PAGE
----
Dispute a medical bill

When your provider charged $400 or more than your good faith estimate

Did your provider charge at least $400 more than your good faith estimate? You may be eligible to dispute your bill. This page explains this “patient-provider dispute resolution” process (PPDR).

When you dispute a bill, an independent third party will review your bill and determine an appropriate payment.

On this page


How you qualify

You can only dispute a bill if:

  • When you got care, you didn't have or didn’t use your health insurance to pay for it.
  • Before you got care, you told your provider that you weren’t using insurance to pay for it.
  • You got care on or after January 1, 2022.
  • You have a good faith estimate from your health care provider or facility.
  • You have a bill dated within the last 120 calendar days (about 4 months).
  • One of your providers or facilities charged at least $400 more than their good faith estimate.

Don't qualify to start a dispute?

Answer a few questions, and we’ll find an action plan that works for you.

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What to expect

No matter the outcome, your costs won’t increase if you dispute your bill.

When you got care, you might have needed items or services that your doctor couldn’t reasonably have anticipated. In that case, the reviewer will find that the cost of your care was appropriate, and leave your bill as-is.

But they might find that your provider or facility should have been able to tell you about those costs in advance, or that those unplanned services and supplies weren’t medically necessary. In those cases, your provider must reduce your bill.

Read our privacy policy (PDF) to learn how we use and protect your information.


What you need

You’ll need a digital or paper copy of:

  • Your good faith estimate
    • You'll also need your provider's contact information.
  • Your bill
  • $25 non-refundable administrative fee
    • The dispute process doesn’t start until the $25 fee is paid.
    • If the dispute is decided in your favor, the $25 will be deducted from the amount you owe your provider.

Don't mail any original documents.

Note: We reset this form after 15 minutes of inactivity to protect your data. Your answers will be deleted if the form closes.

Frequently asked questions

What if I get a bill or get sent to collections during the dispute process?

While you’re in the process of disputing a bill, your provider or facility can’t:

  • Move your bill into collections, or threaten to do so
  • Collect any existing late fees on unpaid bills until the dispute process ends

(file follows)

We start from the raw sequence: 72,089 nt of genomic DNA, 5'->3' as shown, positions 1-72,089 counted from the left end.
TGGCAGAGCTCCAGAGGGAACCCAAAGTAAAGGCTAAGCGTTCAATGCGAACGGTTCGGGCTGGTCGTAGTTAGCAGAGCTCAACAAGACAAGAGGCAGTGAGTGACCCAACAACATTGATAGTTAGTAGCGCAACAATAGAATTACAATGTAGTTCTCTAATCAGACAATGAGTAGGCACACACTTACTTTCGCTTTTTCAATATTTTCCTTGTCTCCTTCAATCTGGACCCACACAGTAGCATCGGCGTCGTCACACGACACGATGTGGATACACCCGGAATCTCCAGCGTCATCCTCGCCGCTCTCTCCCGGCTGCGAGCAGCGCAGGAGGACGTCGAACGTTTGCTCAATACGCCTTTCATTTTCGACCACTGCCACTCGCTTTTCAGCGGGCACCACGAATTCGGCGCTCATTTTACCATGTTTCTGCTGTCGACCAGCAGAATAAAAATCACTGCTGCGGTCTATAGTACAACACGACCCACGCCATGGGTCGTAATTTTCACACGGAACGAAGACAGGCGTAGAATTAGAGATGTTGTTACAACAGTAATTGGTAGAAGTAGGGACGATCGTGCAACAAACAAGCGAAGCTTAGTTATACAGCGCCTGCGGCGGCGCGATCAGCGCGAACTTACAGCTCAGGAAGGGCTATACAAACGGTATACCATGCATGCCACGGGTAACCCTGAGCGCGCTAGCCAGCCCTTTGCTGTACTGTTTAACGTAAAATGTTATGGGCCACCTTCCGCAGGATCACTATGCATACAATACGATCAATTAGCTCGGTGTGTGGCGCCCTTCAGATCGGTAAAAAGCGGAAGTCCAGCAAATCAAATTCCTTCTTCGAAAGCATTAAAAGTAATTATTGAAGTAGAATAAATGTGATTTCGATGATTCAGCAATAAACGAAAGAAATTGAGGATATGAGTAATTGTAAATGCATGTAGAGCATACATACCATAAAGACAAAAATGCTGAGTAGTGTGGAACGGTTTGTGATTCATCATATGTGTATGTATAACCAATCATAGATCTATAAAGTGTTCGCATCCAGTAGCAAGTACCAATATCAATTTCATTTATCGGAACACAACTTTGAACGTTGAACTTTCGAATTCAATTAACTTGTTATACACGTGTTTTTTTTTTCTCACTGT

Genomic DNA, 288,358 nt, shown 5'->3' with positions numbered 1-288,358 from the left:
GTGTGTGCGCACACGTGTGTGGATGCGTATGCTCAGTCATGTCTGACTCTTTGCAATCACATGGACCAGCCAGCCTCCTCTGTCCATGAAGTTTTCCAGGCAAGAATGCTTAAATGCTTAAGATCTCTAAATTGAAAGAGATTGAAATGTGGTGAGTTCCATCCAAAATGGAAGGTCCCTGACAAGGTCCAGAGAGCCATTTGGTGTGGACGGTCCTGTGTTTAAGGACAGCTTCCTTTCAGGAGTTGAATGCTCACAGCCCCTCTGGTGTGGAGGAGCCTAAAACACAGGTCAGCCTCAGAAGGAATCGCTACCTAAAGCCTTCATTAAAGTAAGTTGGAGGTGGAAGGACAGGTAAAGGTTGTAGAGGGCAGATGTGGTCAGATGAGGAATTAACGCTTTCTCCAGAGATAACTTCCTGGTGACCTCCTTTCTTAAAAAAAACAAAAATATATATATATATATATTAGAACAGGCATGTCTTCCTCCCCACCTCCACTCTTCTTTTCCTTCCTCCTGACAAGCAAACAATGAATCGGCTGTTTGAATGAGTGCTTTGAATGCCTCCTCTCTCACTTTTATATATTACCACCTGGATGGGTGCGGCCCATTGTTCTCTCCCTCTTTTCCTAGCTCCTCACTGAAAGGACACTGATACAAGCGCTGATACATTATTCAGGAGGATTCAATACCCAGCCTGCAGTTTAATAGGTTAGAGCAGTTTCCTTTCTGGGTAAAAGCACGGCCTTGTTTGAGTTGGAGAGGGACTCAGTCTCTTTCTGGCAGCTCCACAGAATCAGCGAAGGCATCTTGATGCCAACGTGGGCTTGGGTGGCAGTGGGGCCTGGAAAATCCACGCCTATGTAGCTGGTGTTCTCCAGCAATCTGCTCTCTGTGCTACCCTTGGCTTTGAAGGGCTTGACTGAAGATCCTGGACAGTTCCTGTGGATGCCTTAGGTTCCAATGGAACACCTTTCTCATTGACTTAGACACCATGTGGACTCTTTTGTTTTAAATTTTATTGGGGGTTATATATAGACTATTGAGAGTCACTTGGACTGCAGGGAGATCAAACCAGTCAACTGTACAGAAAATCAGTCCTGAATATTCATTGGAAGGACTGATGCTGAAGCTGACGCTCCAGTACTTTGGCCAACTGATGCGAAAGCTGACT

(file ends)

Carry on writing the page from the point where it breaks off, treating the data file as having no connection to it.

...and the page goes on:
• Take action against you because you're disputing your bill

If your bill is already in collections, your provider or facility must stop pursuing payment until the dispute process is resolved.

You can take action if a debt collector contacts you about an unexpected out-of-network medical bill, or if you see a surprise medical charge listed as a negative item on your credit report. Reach out to the Consumer Financial Protection Bureau online or by calling 1-855-411-2372.


How do I pay the dispute administrative fee?

You’ll need to pay a $25 non-refundable administrative fee to file a dispute.

If the dispute is decided in your favor, the $25 will be deducted from the amount you owe your provider.

You can pay this fee online via credit card, PayPal, or Venmo.

You can pay by mail via money order or cashier’s check if you submit your dispute form through the mail. Cash and personal checks aren’t accepted.


What if I come to an agreement about my bill with my provider or facility before the dispute process ends?

You and your health care provider or facility can settle the payment amount before the dispute process ends.

They may offer to reduce your bill, or you may agree to pay the billed amount in full.

If you and your provider or facility agree on a payment amount, the provider must:

  • Reduce your bill by at least $12.50 (half of the $25 administrative fee), and
  • Notify the independent third-party reviewer that you've reached a settlement.


What do I do if I don’t qualify for the dispute process?

If you didn’t use health insurance, review our financial assistance guide for ways to reduce your bill. You can also submit a complaint if your provider didn’t give you a good faith estimate.

If you used health insurance, you don't qualify to dispute a bill. You should submit a complaint if you received care on or after January 1, 2022, and:

  • You received an out-of-network bill for a visit to the emergency room or an in-network facility,
  • You already paid more than in-network rates for a visit to the emergency room or an in-network facility, or
  • Your provider didn’t follow the rules around notice and consent

Your insurer may have decided not to pay part or all of a claim. If you think this decision violates the No Surprises Act, appeal your bill. Follow the process described in your plan's documents and denial notices.

Learn more about your rights when using health insurance under the No Surprises Act.

Note: If you got a bill and haven't met your deductible, that's not a violation of the No Surprises Act. 


A dispute was decided in my favor, but the provider is still billing me or sent my bill to collections. What should I do?

Submit a complaint to the No Surprises Help Desk. We'll review the situation and let you know about your next steps.

Start a dispute

Start a dispute online

We’ll ask you to provide your email address and to request a one-time PIN for security purposes.